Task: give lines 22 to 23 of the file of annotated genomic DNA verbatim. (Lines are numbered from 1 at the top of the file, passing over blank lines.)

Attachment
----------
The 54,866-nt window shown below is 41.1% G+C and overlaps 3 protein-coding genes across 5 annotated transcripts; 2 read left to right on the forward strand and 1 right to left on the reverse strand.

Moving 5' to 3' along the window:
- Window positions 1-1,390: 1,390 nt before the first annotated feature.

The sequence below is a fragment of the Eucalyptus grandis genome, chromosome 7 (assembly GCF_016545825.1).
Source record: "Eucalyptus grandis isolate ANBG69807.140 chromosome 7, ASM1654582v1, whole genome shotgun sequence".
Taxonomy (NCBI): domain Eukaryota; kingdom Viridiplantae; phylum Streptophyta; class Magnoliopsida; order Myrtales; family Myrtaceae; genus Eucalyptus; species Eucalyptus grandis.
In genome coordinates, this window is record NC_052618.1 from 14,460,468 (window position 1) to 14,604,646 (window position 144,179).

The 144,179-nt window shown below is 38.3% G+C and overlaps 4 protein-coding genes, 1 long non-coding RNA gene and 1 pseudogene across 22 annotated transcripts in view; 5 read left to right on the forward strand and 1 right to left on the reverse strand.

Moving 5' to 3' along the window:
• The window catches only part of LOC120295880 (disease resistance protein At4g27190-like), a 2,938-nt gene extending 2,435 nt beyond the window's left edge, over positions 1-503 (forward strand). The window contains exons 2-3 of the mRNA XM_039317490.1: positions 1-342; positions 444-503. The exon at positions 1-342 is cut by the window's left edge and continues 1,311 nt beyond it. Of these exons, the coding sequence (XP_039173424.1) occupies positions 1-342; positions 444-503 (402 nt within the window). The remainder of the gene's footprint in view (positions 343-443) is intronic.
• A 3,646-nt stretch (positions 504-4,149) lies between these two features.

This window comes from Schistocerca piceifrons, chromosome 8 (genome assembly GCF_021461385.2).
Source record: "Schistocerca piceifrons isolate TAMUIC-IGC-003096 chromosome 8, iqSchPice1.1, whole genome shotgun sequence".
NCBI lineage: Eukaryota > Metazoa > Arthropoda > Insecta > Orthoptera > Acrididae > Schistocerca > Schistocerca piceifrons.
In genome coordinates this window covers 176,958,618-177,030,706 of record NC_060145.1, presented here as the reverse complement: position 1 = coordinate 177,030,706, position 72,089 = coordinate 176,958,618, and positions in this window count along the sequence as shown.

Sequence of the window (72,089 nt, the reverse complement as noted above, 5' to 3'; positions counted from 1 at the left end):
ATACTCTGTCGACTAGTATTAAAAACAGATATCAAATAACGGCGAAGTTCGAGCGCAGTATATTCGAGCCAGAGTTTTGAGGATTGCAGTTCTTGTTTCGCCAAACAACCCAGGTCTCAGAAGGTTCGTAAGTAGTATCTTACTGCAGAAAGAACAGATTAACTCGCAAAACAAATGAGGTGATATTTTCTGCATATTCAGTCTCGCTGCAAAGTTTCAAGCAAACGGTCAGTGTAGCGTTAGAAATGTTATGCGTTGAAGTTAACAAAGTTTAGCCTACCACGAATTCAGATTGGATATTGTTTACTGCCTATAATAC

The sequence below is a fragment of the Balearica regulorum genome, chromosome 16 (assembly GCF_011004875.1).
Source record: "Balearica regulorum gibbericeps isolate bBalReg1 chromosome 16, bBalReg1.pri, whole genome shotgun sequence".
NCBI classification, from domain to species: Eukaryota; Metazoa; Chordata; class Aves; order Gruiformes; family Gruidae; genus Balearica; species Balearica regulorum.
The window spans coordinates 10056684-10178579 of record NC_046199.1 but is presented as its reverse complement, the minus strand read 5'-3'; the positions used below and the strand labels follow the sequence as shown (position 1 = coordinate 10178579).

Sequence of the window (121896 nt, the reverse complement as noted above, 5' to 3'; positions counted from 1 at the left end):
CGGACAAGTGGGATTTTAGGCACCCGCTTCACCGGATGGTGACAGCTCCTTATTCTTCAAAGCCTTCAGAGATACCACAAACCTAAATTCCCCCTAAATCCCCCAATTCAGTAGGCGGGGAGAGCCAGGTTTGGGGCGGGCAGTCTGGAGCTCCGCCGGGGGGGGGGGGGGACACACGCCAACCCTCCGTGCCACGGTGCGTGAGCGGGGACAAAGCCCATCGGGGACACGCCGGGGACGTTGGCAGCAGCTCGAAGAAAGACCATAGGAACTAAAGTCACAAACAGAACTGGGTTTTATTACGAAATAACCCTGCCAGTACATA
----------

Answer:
Sequence of the window (121896 nt, the reverse complement as noted above, 5' to 3'; positions counted from 1 at the left end):
CGGACAAGTGGGATTTTAGGCACCCGCTTCACCGGATGGTGACAGCTCCTTATTCTTCAAAGCCTTCAGAGATACCACAAACCTAAATTCCCCCTAAATCCCCCAATTCAGTAGGCGGGGAGAGCCAGGTTTGGGGCGGGCAGTCTGGAGCTCCGCCGGGGGGGGGGGGGGACACACGCCAACCCTCCGTGCCACGGTGCGTGAGCGGGGACAAAGCCCATCGGGGACACGCCGGGGACGTTGGCAGCAGCTCGAAGAAAGACCATAGGAACTAAAGTCACAAACAGAACTGGGTTTTATTACGAAATAACCCTGCCAGTACATA